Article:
There was no shortage of storms brewing across the Atlantic basin in September 2017.
On September 6, hurricanes Katia, Irma, and Jose lined up across the basin. The trio is visible in this image, captured that day by the Visible Infrared Imaging Radiometer Suite (VIIRS) via satellite.
The image is a mosaic, assembled from images acquired throughout the day during several orbits of the satellite.
On September 6, Katia had strengthened over the southwestern Gulf of Mexico and was upgraded from tropical storm to hurricane status.
The eye of Irma, a raging category 5 storm, passed north of Puerto Rico but still delivered strong winds and rain to the Caribbean islands.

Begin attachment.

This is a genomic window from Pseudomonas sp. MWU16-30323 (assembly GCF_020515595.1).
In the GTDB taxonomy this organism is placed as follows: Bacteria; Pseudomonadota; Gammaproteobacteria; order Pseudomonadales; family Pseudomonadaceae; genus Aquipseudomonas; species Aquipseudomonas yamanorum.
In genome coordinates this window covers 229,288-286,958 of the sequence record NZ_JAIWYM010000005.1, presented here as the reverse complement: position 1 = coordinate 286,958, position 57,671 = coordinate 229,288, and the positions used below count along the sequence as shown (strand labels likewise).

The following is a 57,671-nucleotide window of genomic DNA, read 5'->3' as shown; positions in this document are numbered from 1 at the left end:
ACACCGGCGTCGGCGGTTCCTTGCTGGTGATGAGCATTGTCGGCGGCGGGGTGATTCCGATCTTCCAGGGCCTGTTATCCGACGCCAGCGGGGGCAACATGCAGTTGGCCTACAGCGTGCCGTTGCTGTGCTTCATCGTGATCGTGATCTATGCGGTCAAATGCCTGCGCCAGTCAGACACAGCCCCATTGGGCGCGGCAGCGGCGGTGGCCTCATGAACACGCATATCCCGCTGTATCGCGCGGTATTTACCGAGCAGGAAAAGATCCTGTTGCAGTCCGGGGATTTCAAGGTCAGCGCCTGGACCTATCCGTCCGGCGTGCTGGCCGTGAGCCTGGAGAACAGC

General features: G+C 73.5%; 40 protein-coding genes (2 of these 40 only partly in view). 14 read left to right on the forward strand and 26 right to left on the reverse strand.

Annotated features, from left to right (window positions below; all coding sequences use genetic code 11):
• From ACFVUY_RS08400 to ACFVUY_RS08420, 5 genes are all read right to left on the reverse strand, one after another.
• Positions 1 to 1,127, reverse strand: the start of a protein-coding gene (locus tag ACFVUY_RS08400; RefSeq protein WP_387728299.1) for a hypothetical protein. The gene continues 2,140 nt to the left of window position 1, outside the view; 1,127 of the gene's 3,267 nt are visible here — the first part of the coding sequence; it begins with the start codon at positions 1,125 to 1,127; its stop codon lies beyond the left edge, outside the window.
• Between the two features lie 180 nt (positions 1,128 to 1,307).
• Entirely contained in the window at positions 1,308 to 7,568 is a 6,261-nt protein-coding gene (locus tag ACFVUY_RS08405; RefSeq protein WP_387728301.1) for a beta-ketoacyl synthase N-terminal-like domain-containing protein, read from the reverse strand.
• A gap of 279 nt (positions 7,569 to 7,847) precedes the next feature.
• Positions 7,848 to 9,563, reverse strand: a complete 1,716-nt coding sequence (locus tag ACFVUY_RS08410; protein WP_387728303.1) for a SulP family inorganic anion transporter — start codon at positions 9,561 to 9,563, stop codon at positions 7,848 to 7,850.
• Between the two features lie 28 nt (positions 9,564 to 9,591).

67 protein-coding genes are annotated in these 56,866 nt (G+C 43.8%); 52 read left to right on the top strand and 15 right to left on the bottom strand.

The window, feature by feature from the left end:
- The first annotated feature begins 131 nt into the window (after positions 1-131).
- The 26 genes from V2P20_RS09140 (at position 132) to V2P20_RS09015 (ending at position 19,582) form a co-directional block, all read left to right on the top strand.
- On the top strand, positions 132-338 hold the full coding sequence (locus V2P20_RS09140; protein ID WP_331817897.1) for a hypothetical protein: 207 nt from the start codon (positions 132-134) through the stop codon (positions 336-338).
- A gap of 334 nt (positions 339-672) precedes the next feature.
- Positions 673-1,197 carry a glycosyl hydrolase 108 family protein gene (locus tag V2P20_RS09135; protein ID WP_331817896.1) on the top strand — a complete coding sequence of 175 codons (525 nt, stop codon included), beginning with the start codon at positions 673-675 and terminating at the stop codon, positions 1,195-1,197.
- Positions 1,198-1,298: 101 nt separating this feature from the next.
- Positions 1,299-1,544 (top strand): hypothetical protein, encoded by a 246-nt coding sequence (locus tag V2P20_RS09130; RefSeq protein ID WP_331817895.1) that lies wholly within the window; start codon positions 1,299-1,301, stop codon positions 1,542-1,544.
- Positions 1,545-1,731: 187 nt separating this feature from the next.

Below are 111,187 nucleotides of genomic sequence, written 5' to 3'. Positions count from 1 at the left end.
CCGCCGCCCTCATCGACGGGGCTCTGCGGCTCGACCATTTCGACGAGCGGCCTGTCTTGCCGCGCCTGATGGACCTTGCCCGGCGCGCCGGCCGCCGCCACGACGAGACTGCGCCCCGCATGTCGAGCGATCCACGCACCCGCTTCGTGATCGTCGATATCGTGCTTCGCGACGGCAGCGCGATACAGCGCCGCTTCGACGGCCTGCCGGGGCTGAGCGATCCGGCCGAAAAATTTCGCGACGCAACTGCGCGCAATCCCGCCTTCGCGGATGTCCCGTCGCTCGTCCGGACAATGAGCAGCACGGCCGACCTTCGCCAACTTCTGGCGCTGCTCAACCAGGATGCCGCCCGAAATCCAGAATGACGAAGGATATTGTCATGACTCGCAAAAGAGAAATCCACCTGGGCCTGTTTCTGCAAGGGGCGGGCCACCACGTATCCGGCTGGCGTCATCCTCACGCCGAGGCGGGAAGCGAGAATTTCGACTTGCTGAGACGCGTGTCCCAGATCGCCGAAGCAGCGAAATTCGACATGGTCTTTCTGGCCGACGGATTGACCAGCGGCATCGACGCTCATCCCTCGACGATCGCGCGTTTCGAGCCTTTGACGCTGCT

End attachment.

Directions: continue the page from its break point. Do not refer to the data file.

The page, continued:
Meanwhile, Jose spun in the central Atlantic Ocean, and was also upgraded that day from a tropical storm to hurricane.
The bright strips are reflected sunlight, or “glint,” which show up over ocean areas in the middle of each orbit.
Hurricane Irma has left at least 10 people dead, including four on St. Martin, four in the US Virgin Islands, one on Anguilla, and one on Barbuda, officials said.
The latter is barely habitable, with nearly all its buildings damaged.
Hurricane Jose became the third major hurricane of the Atlantic basin season on Thursday, with winds of 120 mph, according to the National Hurricane Center.
The Category 3 storm is about 625 miles east-southeast of Antigua.